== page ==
A white guy climbs onstage and screams, “Draw the bridges! Dig the ditches deep! We’re gonna need a new border!” to an adoring crowd. The line could be from one of Donald Trump’s ad-libbed stump rants. But it was first shouted from a riser in 2006, by Hutch Harris, the lead singer and guitarist of Portland trio the Thermals, on a song off their record The Body, the Blood, the Machine. In the ten years and four albums since, it’s still the band’s best — and it’s become terrifyingly prophetic.
The Body imagines a future where a cult of ultra-conservative Christian extremists have turned our country into a dangerous war zone. When Harris wrote it, George W. Bush had just been inaugurated for a second term, and the two wars launched during his first were still raging. Harris and his bandmates were terrified of the trajectory our country seemed to be taking and felt powerless to change it. But Harris was wary of addressing it too directly, so he turned to a coded critique. “A lot of political records, to me, have a short shelf life,” he explained to the Voice on a phone call. “[I decided] the album was not going to be about politics. It was going to be about how religion, and especially the Christian right, props up political leaders with money and influence.”
In 2016, an apocalyptic American future controlled by ruthless, neo-fascist quasi-Christian despots seems less remote by the day. Trump’s xenophobia and racism continue to dominate the Republican race. Perhaps embarrassed by the peek behind the ideological veil, his own party is now deciding whether to force Trump out of the running — even though excommunicating him would just make him more popular among his followers. Things don’t look much better elsewhere: Troops, now backed up by unmanned drones, are still stationed in both Iraq and Afghanistan; Guantanamo Bay remains in operation, Christian activists have run Planned Parenthood out of the communities where it’s needed most, and anti-transgender laws like North Carolina’s notorious HB2 are exposing veins of hate coursing just below the nation’s surface. Rather than heeding The Body’s predictions, we seem to be hurtling toward them.
Harris has noticed this, too, and he doesn’t like it. Rehearsals for the band’s current tour have included all the songs on The Body (in recognition of both the anniversary and a new guitarist, Jessica Boudreaux), and revisiting the lyrics has led to some frightening realizations. “[We were practicing] ‘An Ear for Baby’ ” — the song that brings up those ditches and borders — “which we hadn’t played for a long time. I was like, ‘This sounds like it’s about the Trump campaign!’ ” Harris says. “It put a bad taste in my mouth. I don’t want this song to be about now. I want it to be about ten years ago!”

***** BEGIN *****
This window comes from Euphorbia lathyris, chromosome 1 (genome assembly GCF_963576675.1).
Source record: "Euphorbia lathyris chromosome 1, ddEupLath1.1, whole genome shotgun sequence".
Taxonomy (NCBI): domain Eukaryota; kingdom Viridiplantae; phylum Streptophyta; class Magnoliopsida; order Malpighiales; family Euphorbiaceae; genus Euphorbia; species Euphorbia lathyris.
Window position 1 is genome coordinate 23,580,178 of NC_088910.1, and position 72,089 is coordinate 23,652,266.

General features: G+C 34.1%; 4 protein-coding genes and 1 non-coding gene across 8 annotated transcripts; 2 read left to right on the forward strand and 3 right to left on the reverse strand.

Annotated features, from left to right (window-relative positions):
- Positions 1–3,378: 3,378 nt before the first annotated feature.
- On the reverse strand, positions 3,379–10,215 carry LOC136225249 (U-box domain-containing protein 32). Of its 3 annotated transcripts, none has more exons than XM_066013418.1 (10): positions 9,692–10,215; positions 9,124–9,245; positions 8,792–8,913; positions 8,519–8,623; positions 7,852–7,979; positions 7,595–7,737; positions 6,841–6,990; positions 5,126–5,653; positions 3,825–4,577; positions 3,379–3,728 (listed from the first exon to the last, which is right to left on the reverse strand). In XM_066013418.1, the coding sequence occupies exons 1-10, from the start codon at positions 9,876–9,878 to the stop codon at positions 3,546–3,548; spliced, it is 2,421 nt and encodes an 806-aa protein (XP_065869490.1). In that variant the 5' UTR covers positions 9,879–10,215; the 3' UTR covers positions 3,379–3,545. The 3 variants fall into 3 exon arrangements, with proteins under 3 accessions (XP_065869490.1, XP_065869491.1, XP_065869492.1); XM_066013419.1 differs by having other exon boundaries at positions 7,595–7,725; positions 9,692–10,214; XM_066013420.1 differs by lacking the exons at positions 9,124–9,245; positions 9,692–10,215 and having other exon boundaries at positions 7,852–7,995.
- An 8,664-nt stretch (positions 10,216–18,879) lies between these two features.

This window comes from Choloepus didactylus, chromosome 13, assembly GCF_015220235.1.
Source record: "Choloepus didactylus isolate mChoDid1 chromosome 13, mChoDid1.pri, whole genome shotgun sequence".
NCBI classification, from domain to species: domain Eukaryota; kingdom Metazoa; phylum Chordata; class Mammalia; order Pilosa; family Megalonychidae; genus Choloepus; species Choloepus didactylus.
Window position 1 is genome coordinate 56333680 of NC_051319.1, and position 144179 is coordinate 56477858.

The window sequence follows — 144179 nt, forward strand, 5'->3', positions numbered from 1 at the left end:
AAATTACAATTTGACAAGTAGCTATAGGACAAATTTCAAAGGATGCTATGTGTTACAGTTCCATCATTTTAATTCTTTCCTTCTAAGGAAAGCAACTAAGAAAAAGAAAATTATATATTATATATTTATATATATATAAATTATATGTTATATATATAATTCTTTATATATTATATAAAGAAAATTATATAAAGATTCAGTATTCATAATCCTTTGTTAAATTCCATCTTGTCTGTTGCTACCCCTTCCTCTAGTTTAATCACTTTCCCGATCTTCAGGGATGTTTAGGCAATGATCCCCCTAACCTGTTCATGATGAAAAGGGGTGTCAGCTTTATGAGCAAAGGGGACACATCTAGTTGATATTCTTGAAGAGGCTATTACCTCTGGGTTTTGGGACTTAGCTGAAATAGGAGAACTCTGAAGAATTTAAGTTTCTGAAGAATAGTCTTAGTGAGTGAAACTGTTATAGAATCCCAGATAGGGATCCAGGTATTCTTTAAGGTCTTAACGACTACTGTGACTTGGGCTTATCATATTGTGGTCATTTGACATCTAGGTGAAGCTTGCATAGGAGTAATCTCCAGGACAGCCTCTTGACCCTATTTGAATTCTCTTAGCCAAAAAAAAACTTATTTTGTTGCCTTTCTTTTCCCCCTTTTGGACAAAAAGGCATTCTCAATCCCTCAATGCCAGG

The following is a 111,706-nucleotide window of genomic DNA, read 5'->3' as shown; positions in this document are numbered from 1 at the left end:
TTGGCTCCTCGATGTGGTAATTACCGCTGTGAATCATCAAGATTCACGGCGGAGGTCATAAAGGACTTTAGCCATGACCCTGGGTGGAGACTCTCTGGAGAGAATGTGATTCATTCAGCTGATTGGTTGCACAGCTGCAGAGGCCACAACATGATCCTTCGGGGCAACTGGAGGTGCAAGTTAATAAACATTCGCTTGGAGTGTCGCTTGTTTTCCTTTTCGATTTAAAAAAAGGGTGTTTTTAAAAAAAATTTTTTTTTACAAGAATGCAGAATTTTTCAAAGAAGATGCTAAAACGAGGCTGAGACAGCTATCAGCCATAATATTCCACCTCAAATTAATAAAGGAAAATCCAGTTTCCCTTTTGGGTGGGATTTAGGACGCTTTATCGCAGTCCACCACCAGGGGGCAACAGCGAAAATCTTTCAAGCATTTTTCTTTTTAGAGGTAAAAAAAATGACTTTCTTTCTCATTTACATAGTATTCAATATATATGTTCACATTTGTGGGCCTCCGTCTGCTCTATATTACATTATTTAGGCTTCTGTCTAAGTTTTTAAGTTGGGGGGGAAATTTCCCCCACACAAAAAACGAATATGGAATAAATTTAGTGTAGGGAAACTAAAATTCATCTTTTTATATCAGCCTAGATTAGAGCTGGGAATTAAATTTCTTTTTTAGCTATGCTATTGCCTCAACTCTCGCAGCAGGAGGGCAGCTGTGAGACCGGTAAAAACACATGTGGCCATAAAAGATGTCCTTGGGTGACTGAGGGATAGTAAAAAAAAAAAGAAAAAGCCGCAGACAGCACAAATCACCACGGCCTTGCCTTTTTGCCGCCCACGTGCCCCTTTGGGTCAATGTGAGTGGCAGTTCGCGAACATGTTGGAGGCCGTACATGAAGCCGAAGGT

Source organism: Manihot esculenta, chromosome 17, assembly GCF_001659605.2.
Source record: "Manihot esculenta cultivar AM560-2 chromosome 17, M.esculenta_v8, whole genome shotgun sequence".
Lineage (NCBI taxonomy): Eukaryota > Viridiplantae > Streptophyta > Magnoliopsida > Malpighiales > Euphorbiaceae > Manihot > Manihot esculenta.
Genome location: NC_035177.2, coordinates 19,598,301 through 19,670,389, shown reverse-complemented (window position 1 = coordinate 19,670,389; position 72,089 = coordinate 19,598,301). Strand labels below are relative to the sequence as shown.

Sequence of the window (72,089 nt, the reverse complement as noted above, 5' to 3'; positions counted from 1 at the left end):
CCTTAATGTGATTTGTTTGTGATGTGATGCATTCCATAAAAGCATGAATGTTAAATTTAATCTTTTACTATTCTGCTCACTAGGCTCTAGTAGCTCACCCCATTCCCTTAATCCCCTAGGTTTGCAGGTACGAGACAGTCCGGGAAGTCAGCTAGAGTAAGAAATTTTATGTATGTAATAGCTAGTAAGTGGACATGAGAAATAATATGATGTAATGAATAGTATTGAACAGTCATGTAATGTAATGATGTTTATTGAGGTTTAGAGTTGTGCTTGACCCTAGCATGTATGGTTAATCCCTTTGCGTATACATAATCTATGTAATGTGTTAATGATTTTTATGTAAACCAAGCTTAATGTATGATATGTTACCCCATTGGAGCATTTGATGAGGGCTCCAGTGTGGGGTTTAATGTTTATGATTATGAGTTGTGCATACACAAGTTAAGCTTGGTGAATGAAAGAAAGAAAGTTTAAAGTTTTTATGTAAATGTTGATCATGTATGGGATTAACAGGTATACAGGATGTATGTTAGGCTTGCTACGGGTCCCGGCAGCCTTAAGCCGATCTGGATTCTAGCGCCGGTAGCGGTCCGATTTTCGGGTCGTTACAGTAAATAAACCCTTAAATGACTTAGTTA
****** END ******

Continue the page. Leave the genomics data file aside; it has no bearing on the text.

Despite Harris disliking his band being seen as a political one, the Thermals have chosen to engage with contemporary politics. They opened for Bernie Sanders at a Portland rally in March, and their new album, We Disappear, addresses the ambiguities of our relationship with technology and mortality: Does uploading our entire selves onto the web liberate us, or are we simply handing over control to the corporations who run the software? Do we entrust our entire selves? Issues like net neutrality, access, and big businesses encroaching on personal sovereignty will probably determine just as much about our future as who we elect as our next president. We can only hope that We Disappear won’t seem as prescient as The Body in ten years’ time.
As we barrel onward in this election, Trump’s crushing victory on Tuesday made it clear we won’t be rid of him or his demagoguery anytime soon. And with Hillary Clinton — increasingly likely to be the Democratic nominee —unlikely to present much of an alternative, listening the nihilist fantasy of The Body is bitterly cold comfort. But, sadly, that fits with the album, too. “It’s not a record about revolution at all,” Harris says. “It’s about fleeing, because things have gotten too bad too quickly, and the only option at that point is escape.” While those of us who would want to escape a President Trump consider doing just that, he and his supporters might look to the penultimate track from The Body, the dark environmentalist parable “Power Doesn’t Run on Nothing.”
The song, written from the perspective of what seems to be a personified version of America’s worst imperialist impulses, offers particularly condemning lyrics, conjuring a violent empire whose greed knows no limits. It could also be a foreign policy speech, if it were delivered from the mouth of a beady-eyed, orange-mopped despot: “Give us what we’re asking for, ’cause either way we’re gonna take it,” Harris sings. “Our power doesn’t run on nothing, it runs on blood, and blood is easy to obtain, if you have no shame.” The song ends with a triumphant scream: “We have no shame!”
The Thermals play Market Hotel on April 28. Click here for tickets and more information.